If you’re a regular runner looking to improve your speed and endurance you’ll know that it’s essential to mix up your training sessions. Sometimes that means short sprint sessions. Sometimes it means getting miles in your legs with a long, easy run. And sometimes, it means hill training.
Few phrases spark fear in a runner’s heart like hill running, but its difficulty is matched by its effectiveness in making you stronger and faster. If you’re struggling to find the motivation to tackle some hills – either on the treadmill or outside – Myprotein health and fitness expert Faye Reid has shared four benefits of incline training from will help inspire you. But first, here are some top tips for tackling hill training.
Go steep, but not too steep. A study published in the Journal Of Applied Physiology found that anything over 9° (the max on most treadmills), is more efficient to walk than run. And keep it short – ten- to 30-second intervals beat endless slogging.
Why it works You’ll recruit more fast-twitch muscle fibres by going near maximum intensity, so go for intervals you can only maintain for a short time to overload your muscles and get your nervous system firing.
Resist the urge to slow down too much. “Maintain a fast leg cadence,” says Ieuan Thomas, a Saucony UK Athlete and British world championship representative. “Think about your ground contact and ‘springing’ back off the ground as soon as possible after contact.”
Why it works Your tendons naturally store some energy with each step. Landing on your heels or slowing down will only make you less efficient and more tired.
You’re going to want to hunch up like Rocky. Don’t. “Fight the urge to lean too far forwards,” says Thomas. “This will reduce your range of motion, leading to a shorter stride and less power output.” Instead, let yourself angle naturally towards the incline.
Why it works Lean too much and you’ll end up bending at the waist, which will constrict your hip flexors and suck away energy. Keep a straight line between your legs, hips and shoulders.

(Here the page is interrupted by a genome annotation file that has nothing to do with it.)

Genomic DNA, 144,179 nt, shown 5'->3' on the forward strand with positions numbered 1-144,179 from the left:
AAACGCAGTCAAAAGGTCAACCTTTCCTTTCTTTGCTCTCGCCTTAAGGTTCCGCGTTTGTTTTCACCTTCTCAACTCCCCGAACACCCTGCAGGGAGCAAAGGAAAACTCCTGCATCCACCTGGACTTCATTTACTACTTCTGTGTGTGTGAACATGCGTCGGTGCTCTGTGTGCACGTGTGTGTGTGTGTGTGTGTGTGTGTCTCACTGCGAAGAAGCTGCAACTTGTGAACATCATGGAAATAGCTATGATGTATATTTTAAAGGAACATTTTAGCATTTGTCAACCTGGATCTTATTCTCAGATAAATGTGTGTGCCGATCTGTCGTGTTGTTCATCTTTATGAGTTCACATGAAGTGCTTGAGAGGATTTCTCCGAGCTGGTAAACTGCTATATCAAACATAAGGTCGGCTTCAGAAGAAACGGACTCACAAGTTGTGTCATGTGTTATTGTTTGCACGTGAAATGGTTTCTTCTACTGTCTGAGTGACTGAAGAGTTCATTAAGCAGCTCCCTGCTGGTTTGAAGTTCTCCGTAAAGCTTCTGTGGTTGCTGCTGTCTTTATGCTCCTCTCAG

Hill runs are a full-body endeavour. “The faster your arms move, the faster your legs will move too,” says Thomas. “Use them to generate more leg power.”
Why it works The idea that our arms and legs are “neurocoupled” as a result from our evolution from quadrupeds is speculative – but studies are clear that arm-swinging works for power generation. Tone it down on the flats for greater efficiency.
Even if you’re not going to race off-road, it’s worth doing it in training. “If you’re going off-road, be wary of loose and uneven terrain,” says Thomas. Look up and ahead to spot your next foot placement rather than looking directly at the floor.
Why it works Off-roading will force you to change your gait and recruit balance, activating and conditioning stabiliser muscles that don’t normally get a look-in on the road.
“Avoid the temptation to lean back on the downhills,” says Thomas. “It’s a waste of energy. Instead of striding further and braking, up your cadence and focus on turnover.” In a 2008 study, anything steeper than 5.8% will start to wreck your form.
Why it works Artificially increasing your stride rate can train your neuromuscular system to work faster. Short bursts of speed on the flat will also work, but downhills are better.
If your number one aim is to burn calories, find your nearest incline. The extra effort involved compared with running on the flat means you’ll be calling on your body’s reserves at a much faster rate, while also strengthening your muscles
“Uphill running utilises more muscle fibres than flat running and therefore improves strength while burning fat,” says Reid.
Regular runners place a lot of pressure on their shins and knees, often resulting in persistent niggles in those areas. Running uphill can help you avoid exacerbating those issues.
“Flat and downhill runs will mean that your weight is shifted forward and have more impact on your shins than on the supporting calf muscles, quads, hamstrings and glutes that are used to propel you forward when running uphill,” says Reid.
“The same can be said for your joints – your knees feel more strain on a flat or declining surface than your posterior muscles do.
“Uphill running is a perfect option for anyone looking to work those rear muscles and avoid excessive strain on your shins and knees.”
No flat run feels easier than the first flat run after a hill session, and the overall endurance improvements you make will be clear next time you tackle a long race.
“By regularly running uphill, you’ll find returning to your previous flat runs comparatively easy,” says Reid.
“As the incline requires more effort and puts your muscles fibres to work, in time your overall running stamina and form will improve.”
Running both up and down hills helps strengthen the muscles in your legs so if you feel the need for speed, incline work can get you there.
“The extra workout to your leg muscles helps increase your running speed,” says Reid. “The same can be said for downhill running, which will build your quads. If it’s a personal best you are training for, add hill running intervals into your routine.”
Written by Nick Harris-Fry for Coach and legally licensed through the Matcha publisher network. Please direct all licensing questions to firstname.lastname@example.org.
Consider tailoring your workouts to match both the average and short distance grades to the grades of your upcoming race. For example, take a look at the Bigfoot 200 Elevation chart below. The total course elevation change
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